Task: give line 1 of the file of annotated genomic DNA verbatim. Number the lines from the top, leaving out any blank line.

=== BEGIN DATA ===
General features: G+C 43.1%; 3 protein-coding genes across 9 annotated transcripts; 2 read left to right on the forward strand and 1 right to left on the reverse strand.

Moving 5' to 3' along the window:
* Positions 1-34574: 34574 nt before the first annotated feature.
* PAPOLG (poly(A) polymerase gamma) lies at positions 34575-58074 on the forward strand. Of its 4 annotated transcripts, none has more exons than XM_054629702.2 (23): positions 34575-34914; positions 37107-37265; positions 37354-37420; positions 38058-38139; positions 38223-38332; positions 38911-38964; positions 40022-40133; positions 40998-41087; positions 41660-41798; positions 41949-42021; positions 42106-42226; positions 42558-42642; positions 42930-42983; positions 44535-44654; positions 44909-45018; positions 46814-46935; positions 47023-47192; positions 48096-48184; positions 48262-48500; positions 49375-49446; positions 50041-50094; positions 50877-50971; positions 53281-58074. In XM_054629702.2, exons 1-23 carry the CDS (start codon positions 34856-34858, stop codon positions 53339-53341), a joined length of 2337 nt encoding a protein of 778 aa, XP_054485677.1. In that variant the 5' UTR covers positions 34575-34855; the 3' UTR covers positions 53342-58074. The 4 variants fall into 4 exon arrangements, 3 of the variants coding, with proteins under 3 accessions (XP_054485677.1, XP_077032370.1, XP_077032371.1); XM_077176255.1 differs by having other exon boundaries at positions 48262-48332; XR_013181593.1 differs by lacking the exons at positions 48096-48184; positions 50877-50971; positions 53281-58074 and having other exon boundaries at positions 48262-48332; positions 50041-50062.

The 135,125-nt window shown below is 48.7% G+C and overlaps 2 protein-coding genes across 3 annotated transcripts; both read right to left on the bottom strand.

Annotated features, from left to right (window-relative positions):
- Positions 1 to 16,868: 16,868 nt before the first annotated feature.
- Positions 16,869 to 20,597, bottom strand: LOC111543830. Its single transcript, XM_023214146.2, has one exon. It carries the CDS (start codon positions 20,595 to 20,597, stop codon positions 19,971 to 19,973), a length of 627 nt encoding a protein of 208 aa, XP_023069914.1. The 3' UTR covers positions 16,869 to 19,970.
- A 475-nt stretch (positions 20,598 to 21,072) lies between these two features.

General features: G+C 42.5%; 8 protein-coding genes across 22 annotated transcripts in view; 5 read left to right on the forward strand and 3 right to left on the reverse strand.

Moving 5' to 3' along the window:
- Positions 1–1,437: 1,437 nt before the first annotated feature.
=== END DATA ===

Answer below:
General features: G+C 43.1%; 3 protein-coding genes across 9 annotated transcripts; 2 read left to right on the forward strand and 1 right to left on the reverse strand.